generation starting to use their hands more and work together in communities and share ideas a little more. digital tools -- he created a magazine for the movement. baker affairs which are hugely successful, 100,000 people come over the weekend, there was one in new york a couple weekends ago. the maker of movement was something they identified first, leading edge tech publishers, so not incidental that they spotted this was technologically driven ball so -- i hope tim o'reilly will forgive me the roots are in the 60s kind of social change, power of the people. they have their roots in the country and recognize justice steve jobs it a cultural revolution under this as well. it was a combination of digital technology and new tools allowing people to do extraordinary things and the recognition that people want to use their hands. we are all makers on something. if you r cook your maker. if you our gardener you are a maker. kids are born makers. there is the dignity in holding something made in your hand but we didn't have the skills to do this stuff. most of us didn't have the skills and wha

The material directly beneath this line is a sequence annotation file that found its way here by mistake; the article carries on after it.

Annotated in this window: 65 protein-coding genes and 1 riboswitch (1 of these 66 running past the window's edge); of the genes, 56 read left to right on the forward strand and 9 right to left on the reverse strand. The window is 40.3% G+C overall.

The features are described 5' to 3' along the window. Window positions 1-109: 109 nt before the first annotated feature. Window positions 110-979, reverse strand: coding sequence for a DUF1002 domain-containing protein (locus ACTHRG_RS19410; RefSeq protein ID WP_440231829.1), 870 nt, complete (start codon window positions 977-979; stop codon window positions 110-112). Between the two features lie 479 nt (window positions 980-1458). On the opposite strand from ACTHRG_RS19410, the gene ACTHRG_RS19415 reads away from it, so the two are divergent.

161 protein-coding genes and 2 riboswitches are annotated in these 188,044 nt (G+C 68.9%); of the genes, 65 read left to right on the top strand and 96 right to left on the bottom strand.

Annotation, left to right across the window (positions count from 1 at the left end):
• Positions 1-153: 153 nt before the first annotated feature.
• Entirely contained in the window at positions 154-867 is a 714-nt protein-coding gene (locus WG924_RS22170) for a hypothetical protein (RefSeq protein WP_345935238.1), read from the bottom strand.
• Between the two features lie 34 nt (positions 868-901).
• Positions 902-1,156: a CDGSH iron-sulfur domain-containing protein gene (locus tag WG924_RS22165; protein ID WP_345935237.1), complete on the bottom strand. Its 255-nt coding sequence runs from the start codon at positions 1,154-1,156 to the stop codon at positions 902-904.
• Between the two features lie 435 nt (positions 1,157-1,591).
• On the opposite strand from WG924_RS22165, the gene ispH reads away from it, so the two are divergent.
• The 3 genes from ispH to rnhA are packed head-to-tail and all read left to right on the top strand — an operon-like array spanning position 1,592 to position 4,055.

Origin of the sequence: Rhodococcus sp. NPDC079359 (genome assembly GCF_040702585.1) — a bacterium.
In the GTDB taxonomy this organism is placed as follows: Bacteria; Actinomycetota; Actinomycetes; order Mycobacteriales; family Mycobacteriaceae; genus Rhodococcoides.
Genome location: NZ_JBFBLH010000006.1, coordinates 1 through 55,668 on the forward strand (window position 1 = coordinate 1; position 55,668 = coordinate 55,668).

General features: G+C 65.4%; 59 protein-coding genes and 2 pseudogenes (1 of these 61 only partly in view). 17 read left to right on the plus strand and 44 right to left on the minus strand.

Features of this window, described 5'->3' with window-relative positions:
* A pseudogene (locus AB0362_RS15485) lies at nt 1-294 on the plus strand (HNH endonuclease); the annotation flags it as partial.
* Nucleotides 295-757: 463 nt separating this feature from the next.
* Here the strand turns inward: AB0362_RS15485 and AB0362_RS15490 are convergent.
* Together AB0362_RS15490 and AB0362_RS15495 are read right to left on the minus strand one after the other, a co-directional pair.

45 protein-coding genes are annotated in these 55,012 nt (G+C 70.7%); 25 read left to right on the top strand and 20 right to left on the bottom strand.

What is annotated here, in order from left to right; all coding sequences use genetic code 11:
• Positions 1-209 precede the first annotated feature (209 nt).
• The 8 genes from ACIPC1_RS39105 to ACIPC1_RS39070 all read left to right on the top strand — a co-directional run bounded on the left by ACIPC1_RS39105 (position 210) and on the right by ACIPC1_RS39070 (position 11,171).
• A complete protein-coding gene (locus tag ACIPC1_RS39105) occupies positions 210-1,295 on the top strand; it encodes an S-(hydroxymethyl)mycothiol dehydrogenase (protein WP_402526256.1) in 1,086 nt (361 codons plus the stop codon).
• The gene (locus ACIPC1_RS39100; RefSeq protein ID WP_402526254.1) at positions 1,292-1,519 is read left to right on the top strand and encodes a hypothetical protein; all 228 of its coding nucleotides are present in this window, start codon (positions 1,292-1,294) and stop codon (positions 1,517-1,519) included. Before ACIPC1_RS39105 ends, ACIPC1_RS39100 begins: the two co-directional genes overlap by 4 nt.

and not fooling around. finally, we also are using technology to join our private companies in hiring san franciscans. hopefully some of your kids, some of your grandkids as well, are going to enjoy some of these great jobs in san francisco, because the companies that are here, many of them have agreed to use the virtual hiring practice called hiresf.org and share the technology to hire online send franciscans. we're doing the right here in our great city. i have a chief innovation officer, jane, who is working in my office. he keeps a good connection for both me and them members of the board of supervisors to share in what are the technologies and what they're doing in san francisco and what the latest discoveries are that we can possibly use to help improve our city. finally, as someone you know, i celebrated my 60th birthday last week. [applause] and my staff gave me an ipad, and is looking at it -- i might have to go and join your classes to be able to appreciate all the applications that we have there. so do not be surprised if the guy next to you has a mustache. when i leave here th